The Washington Post’s Dana Milbank published an extremely snarky piece on Tuesday. The title sarcastically proclaimed that “If Trump likes hydroxychloroquine, he’ll love camel urine.” The contents of the article made it perfectly clear that Milbank should seek some type of experimental drug that might cure Trump Derangement Syndrome.
Channeling his inner Joy Behar, Milbank began by announcing that he “deduced last month that he (Trump) was taking high doses of the anti-malarial drug, because he was showing obvious side effects of the hydroxychloroquine cocktail he had been taking: Confusion. Aggression. Unusual behavior. Unsteadiness. Paranoia. Change in hair color. Difficulty speaking.”
Milbank also repeated the false talking point that the drug is “not effective against the coronavirus.” While hydroxychloroquine might not have gone through the traditional process that determines the efficacy and safety of prescribing certain drugs to treat certain conditions, many who have taken the drug to treat Coronavirus have seen positive results. For example, Democratic Michigan State Representative Karen Whitsett, who has no political incentive whatsoever to praise Trump, has credited hydroxychloroquine with curing her of COVID-19.
Reacting to House Speaker Nancy Pelosi’s description of Trump as “morbidly obsese,” Milbank rejected that characterization; instead labelling him “garden-variety” obese with “room for many more pills, supplements, and tonics.” Eventually, Milbank urged the President to serve as a “full-time lab animal” to test other unproven methods for curing Coronavirus; arguing that would enable him to “distract himself from doing yet more damage to the country.”
For the rest of the piece, Milbank ran through a list of other unproven remedies for Coronavirus he claimed to find on Wikipedia, arguing that Trump should try them all. These remedies included “covering himself in cow dung,” and drinking cow or camel urine.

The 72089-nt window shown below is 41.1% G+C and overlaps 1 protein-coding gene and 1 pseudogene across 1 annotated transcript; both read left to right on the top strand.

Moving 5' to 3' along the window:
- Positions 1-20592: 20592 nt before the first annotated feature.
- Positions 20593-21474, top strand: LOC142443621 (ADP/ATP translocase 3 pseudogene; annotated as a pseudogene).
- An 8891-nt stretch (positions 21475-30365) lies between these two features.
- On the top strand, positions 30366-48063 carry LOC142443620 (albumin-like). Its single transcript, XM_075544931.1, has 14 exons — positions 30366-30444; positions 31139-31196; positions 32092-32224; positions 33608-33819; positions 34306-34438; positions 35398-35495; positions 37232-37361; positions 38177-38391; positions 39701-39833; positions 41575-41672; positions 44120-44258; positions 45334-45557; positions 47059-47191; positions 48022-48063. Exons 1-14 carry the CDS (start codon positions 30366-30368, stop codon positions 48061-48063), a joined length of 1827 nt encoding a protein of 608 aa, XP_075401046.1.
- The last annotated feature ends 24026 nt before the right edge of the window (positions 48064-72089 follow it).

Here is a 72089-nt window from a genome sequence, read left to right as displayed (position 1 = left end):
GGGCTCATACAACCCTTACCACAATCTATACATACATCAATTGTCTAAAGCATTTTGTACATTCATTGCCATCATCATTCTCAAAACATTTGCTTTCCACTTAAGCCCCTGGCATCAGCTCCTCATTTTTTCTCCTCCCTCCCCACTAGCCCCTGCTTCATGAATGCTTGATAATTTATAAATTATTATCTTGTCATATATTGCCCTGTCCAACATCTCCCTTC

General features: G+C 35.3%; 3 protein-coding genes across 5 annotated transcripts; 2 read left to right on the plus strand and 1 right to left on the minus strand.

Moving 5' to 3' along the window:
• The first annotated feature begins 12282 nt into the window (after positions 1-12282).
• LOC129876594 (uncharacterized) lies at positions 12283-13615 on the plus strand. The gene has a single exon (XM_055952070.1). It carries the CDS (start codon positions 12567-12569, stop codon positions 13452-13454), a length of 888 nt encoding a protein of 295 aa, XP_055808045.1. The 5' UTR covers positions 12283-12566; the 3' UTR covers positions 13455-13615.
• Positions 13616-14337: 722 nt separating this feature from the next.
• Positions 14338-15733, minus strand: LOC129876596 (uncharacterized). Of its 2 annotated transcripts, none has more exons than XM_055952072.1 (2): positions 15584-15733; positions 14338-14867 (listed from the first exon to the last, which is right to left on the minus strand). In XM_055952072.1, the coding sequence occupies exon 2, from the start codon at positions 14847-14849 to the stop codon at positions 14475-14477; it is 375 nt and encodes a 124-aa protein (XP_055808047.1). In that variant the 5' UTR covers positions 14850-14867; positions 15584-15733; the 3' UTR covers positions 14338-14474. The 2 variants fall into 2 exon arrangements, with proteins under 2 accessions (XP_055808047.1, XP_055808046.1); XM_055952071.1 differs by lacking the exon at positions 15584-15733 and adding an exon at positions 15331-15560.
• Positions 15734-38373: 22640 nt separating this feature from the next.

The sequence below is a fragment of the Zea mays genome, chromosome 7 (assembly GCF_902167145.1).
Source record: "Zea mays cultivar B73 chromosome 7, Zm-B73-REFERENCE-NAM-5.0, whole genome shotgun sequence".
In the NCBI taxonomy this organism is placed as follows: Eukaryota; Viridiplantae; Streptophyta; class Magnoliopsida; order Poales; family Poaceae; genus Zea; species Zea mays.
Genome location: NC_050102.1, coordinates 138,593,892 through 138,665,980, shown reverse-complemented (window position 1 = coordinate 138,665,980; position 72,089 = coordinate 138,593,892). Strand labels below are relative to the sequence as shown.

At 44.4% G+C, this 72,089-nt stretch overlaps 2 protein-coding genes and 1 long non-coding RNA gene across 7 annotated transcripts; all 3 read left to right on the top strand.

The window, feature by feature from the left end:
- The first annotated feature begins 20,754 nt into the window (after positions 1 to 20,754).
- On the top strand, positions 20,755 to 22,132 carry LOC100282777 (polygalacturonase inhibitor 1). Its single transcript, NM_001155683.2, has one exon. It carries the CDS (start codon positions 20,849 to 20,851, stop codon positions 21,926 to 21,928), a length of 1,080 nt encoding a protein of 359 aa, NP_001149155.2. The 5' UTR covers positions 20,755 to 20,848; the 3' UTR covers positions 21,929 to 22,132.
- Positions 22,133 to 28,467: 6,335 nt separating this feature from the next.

Believe it or not, the PC police might have a problem with some of Milbank’s analysis. After all, when suggesting that President Trump should cover himself in animal excrement, the Washington Post columnist noted that “some in India believe this to be particularly effective if done while performing a ritual in front of a fire.” The tone that Milbank used when describing unorthodox Coronavirus cures embraced by other countries might invite accusations of “xenophobia.”
While the first set of remedies proposed by Milbank were simply disgusting, some of his suggestions later in the piece were actually deadly. In Milbank’s fantasy world, “our selfless president will inhale high concentrations of hydrogen peroxide. He will inject his lungs with household cleaners. He will expose himself to all manner of light rays…He will sterilize his nostrils with cocaine.”
As the piece came to a conclusion, Milbank guaranteed that “if the president isolates himself in the Oval Office and devotes himself to doing all this and nothing else, he will be safe from the virus. And the rest of us will be safer.” In a much more likely scenario, Trump could end up “safe from the virus” by taking hydroxychloroquine. And then, the joke would be on Milbank and all of the other hydroxychloroquine conspiracy theorists.